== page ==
* China plan to exit intervention seen as dollar-negative
* Overarching theme is still Fed tapering
NEW YORK, Nov 19 (Reuters) - The dollar edged lower on Tuesday in choppy trading after the Chinese central bank said it would gradually exit from regular intervention in the foreign exchange market. But analysts said over the medium term, the dollar is still expected to perform better than the euro and yen, as the Federal Reserve prepares to wind down its stimulus, a process that many expect will get under way in March next year. The market, meanwhile, got one theme going on Tuesday that doesn't include the Fed. Zhou Xiaochuan, head of the People's Bank of China, said in a book on reforms published on Tuesday that China will gradually expand the yuan trading band to help make the currency more flexible and market-driven. This followed reform plans last week to let the market play a "decisive" role in the economy. The PBoC comments spurred some modest dollar selling, as the widening of the Chinese trading band meant the yuan would strengthen against the dollar. But analysts said the remarks don't mean that China will move the trading band overnight. It could happen though over the next five years. "All announced moves from China over the past eight years toward further flexibility have been followed by a marked reduction in the value of the dollar index," said Douglas Borthwick, managing director at Chapdelaine Foreign Exchange. He added that a convertible yuan is a condition for the yuan to be included in the International Monetary Fund's special drawing rights basket. "Once convertibility is achieved, reserve managers will flock to the yuan as an additional reserve currency. Its position will take market share away from other overweight reserve currencies, most notably the U.S. dollar." The dollar index, a gauge of the greenback's value against six major currencies, was down 0.2 percent at 80.703. The Australian dollar rallied on the China news, rising 0.4 percent to US$0.9416. The euro was flat on the day at $1.3519, having earlier been as high as $1.3544. Traders said the German ZEW survey weighed slightly on the euro. Although the economic sentiment reading hit its highest level in four years in November, the survey's current conditions index fell and was below forecasts. The dollar, however, has been under pressure since remarks last week by Fed chair nominee Janet Yellen were widely interpreted as confirming her dovish stance. Since Yellen's remarks at her Senate confirmation hearing, U.S. Treasury yields have fallen, dragging down the dollar index, which is correlated to bond yields. But even though Yellen said the stimulus would be in place for some time and those comments were negative for the dollar, many market participants believe the greenback would start rallying before the Fed actually starts reducing its asset purchases. "We're generally bullish on the dollar in the bigger picture even though we don't expect the Fed to taper until March 2014," said Greg Moore, currency strategist at TD Securities in Toronto. "People would start buying the dollar in anticipation of that tapering." On Monday, Federal Reserve Bank of New York President William Dudley said he was "more hopeful" about the U.S. economy but also said he expected "very accommodative" monetary policy to be in place "for a considerable period of time".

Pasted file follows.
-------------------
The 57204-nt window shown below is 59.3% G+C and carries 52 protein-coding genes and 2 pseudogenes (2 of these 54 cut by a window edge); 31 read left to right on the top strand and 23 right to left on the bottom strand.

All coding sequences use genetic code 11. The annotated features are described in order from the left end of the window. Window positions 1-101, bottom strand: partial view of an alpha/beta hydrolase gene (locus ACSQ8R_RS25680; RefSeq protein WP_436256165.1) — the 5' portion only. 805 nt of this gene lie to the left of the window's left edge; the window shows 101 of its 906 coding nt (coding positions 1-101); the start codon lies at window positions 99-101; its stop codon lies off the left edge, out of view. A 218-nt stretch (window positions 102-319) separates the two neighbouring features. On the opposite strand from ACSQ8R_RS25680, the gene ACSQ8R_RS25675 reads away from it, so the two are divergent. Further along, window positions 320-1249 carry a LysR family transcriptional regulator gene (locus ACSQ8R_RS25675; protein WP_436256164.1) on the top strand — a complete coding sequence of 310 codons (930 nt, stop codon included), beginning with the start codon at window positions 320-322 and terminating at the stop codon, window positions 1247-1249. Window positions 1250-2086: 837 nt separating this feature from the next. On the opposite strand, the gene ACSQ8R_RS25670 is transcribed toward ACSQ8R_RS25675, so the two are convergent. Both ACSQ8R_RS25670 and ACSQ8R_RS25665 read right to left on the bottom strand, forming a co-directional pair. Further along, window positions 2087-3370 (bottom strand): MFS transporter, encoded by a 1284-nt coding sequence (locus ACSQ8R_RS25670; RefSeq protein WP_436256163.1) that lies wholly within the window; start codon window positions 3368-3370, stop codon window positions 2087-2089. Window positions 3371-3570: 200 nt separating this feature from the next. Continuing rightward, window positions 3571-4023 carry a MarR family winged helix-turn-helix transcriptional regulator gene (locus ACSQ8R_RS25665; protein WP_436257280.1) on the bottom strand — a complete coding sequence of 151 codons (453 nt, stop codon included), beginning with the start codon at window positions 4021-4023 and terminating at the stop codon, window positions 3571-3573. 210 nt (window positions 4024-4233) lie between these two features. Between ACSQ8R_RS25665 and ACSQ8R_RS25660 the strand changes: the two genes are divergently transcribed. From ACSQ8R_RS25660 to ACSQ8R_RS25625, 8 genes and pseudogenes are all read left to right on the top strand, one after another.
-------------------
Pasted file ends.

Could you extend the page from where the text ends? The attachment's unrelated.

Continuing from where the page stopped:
Investors were looking ahead to the release on Wednesday of minutes from the Fed's October meeting for clues to how long it will maintain its monthly $85 billion of bond purchases.